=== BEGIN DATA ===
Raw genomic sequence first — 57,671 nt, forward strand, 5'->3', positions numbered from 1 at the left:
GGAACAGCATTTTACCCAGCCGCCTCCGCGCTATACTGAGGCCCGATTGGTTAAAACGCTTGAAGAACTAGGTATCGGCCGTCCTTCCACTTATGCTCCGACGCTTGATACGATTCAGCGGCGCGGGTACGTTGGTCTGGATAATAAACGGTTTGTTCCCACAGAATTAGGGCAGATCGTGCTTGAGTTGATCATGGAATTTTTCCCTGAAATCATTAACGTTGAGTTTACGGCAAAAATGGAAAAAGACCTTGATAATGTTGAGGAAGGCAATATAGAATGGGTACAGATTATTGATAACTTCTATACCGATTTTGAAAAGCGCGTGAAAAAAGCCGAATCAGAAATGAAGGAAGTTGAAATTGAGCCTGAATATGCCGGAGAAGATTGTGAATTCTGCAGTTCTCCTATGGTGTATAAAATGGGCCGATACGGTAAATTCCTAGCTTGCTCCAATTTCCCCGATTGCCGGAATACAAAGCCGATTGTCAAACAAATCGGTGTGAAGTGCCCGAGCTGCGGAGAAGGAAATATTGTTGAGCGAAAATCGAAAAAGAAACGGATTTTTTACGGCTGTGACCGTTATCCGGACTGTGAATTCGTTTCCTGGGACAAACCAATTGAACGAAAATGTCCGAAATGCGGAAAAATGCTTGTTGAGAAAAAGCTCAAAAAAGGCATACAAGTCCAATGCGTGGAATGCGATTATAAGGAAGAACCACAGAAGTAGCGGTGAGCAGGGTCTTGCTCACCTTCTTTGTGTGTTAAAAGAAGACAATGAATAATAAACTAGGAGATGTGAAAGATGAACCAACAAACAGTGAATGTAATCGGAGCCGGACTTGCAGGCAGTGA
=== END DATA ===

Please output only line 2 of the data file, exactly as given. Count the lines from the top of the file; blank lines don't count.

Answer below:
GGAACAGCATTTTACCCAGCCGCCTCCGCGCTATACTGAGGCCCGATTGGTTAAAACGCTTGAAGAACTAGGTATCGGCCGTCCTTCCACTTATGCTCCGACGCTTGATACGATTCAGCGGCGCGGGTACGTTGGTCTGGATAATAAACGGTTTGTTCCCACAGAATTAGGGCAGATCGTGCTTGAGTTGATCATGGAATTTTTCCCTGAAATCATTAACGTTGAGTTTACGGCAAAAATGGAAAAAGACCTTGATAATGTTGAGGAAGGCAATATAGAATGGGTACAGATTATTGATAACTTCTATACCGATTTTGAAAAGCGCGTGAAAAAAGCCGAATCAGAAATGAAGGAAGTTGAAATTGAGCCTGAATATGCCGGAGAAGATTGTGAATTCTGCAGTTCTCCTATGGTGTATAAAATGGGCCGATACGGTAAATTCCTAGCTTGCTCCAATTTCCCCGATTGCCGGAATACAAAGCCGATTGTCAAACAAATCGGTGTGAAGTGCCCGAGCTGCGGAGAAGGAAATATTGTTGAGCGAAAATCGAAAAAGAAACGGATTTTTTACGGCTGTGACCGTTATCCGGACTGTGAATTCGTTTCCTGGGACAAACCAATTGAACGAAAATGTCCGAAATGCGGAAAAATGCTTGTTGAGAAAAAGCTCAAAAAAGGCATACAAGTCCAATGCGTGGAATGCGATTATAAGGAAGAACCACAGAAGTAGCGGTGAGCAGGGTCTTGCTCACCTTCTTTGTGTGTTAAAAGAAGACAATGAATAATAAACTAGGAGATGTGAAAGATGAACCAACAAACAGTGAATGTAATCGGAGCCGGACTTGCAGGCAGTGA